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Are You Ready for the End of Support for Windows Server 2003?

Are You Ready for the End of Support for Windows Server 2003?

61 percent of businesses are still running Windows Server 2003, which won't be supported after July. Here's how to capitalize on this and find some new clients.

Thursday, April 23, 2015/Categories: cyber-risk

Microsoft has posted its guide to migrating from Windows Server 2003 to Windows Server 2012, Azure, or Office 365 as it prepares to end support for the decade-old product later this year. After July 14…

  • Microsoft won't be offering free security updates.
  • Businesses with old software may be exposed to cyber attacks and hacks.

As Rackspace reports, it's been years since Microsoft has offered significant upgrades for Windows Server 2003. The support it offers is more like "life support" – just enough security updates to keep this technology alive and secure.

It may not be so simple to make the switch. According to Fierce CIO, 61 percent of businesses are still running Windows Server 2003. Many of them are small to mid-sized companies that have limited tech budgets. Let's look at what you need to know as your clients migrate from Windows Server 2003.

Wait… What? 61% of Business Are Running Windows Server 2003?

Though many companies are slow to upgrade their software, it's still a bit shocking that over half of them still run Windows Server 2003. Why are they dragging their feet?

According to the Inquirer, 72 percent are concerned about compatibility issues with other IT. An upgrade to modern server technology means upgrading a lot of other technology that goes along with it.

Savvy IT consultants are probably thinking one or two moves ahead. If you position yourself right, you could get new business from clients looking to upgrade from Windows Server and move to cloud applications or other IT they've been missing out on.

Acquiring New Business from the Windows Servers Migration

Because Microsoft will start charging $600 a month for Windows 2003 support after July 14, your clients have a financial incentive to make the switch – in addition to the security improvements that will come along (more on that later).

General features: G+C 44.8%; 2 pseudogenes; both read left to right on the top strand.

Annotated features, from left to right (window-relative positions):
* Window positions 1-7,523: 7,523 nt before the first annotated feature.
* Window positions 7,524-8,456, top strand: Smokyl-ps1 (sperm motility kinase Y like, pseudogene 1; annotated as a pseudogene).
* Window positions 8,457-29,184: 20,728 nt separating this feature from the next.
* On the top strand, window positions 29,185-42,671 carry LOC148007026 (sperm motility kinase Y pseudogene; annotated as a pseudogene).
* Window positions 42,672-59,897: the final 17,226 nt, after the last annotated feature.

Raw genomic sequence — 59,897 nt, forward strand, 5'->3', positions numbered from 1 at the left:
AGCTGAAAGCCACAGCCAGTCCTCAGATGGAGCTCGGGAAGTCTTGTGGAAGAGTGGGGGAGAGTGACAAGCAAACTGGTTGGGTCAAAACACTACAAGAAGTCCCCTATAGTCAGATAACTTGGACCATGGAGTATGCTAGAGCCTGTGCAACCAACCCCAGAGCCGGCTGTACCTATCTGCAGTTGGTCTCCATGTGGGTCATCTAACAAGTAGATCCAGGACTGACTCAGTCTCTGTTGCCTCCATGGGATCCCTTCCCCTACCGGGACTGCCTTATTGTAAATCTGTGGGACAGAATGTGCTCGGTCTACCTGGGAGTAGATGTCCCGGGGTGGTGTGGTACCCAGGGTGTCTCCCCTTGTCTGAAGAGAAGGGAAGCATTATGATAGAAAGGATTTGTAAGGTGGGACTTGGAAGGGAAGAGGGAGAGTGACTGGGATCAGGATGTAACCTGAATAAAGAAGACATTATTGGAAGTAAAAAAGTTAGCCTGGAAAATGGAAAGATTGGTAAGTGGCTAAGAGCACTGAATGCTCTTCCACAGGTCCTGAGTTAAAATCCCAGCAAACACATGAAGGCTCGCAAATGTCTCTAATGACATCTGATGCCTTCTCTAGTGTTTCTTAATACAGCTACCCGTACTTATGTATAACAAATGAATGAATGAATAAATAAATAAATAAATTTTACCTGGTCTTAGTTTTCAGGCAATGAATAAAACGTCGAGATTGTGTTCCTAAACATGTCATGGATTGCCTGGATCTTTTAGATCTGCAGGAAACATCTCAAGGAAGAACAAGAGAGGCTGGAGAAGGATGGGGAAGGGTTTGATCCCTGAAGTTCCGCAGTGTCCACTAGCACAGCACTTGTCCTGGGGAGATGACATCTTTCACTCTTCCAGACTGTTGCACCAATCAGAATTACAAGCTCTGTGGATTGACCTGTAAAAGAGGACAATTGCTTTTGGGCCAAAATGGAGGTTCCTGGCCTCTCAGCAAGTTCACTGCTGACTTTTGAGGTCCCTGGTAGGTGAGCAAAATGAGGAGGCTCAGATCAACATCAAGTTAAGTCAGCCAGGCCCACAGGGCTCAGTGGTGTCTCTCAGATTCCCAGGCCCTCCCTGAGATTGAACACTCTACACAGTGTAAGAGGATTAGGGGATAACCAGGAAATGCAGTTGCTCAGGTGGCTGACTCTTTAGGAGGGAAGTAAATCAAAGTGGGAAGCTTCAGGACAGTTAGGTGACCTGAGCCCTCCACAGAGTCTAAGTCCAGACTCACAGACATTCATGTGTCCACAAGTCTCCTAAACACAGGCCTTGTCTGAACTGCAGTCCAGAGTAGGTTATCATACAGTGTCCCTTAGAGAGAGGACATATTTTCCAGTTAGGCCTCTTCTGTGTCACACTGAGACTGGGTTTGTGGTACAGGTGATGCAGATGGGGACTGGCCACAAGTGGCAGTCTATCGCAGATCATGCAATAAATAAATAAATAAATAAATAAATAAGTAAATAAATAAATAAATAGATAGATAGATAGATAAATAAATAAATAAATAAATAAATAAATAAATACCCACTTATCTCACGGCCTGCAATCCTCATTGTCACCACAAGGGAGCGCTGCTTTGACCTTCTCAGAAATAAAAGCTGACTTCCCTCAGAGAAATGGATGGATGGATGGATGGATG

In our article "3 IT Sales Tips to Help You Avoid Becoming a Free Consultant," sales guru Kevin Hallenbeck makes a couple suggestions to improve your IT sales...

  • Determine your client's budget, timetable, and willingness to move on the sale.
  • Listen to your client's problems and find their "pain points."
  • Tailor your sales approach to answer their concerns.

As your clients switch from decade-old technology, they're probably looking to move toward cloud-based solutions that won't require upgrades in the future (saving them from this hassle later).

Capitalize on Client Concerns about Cyber Security

Microsoft's announcement is striking a chord with clients who are concerned about how susceptible their technology will be to cyber attacks and data breaches. With Window's 2003 no longer supported, it will be an easy target for hackers set on pilfering a client's private data.

This issue is both good and bad for IT consultants because…

  • Data security is such a big concern that many companies are allocating more money for security upgrades.
  • Data breaches can lead to lawsuits against IT consultants, sys admins, and other tech contractors.

It's no secret that IT contractors have been able to sell security to their clients. Increased receptivity to data security improvements could mean more work for you (and some bigger contracts).

But there's also an increased risk. Say one of your long-time clients is hacked. They're running old Windows Server 2003 technology, and they sue you, claiming you should have advised them to update to better technology. Any time you're dealing with software that has a security risk, there's a chance you could be sued. (Errors and Omissions Insurance can help cover these tech lawsuits.)

As always, do your homework, keep current on industry risks, and position your business to take advantage of new IT sales opportunities as clients look to switch to better technology.

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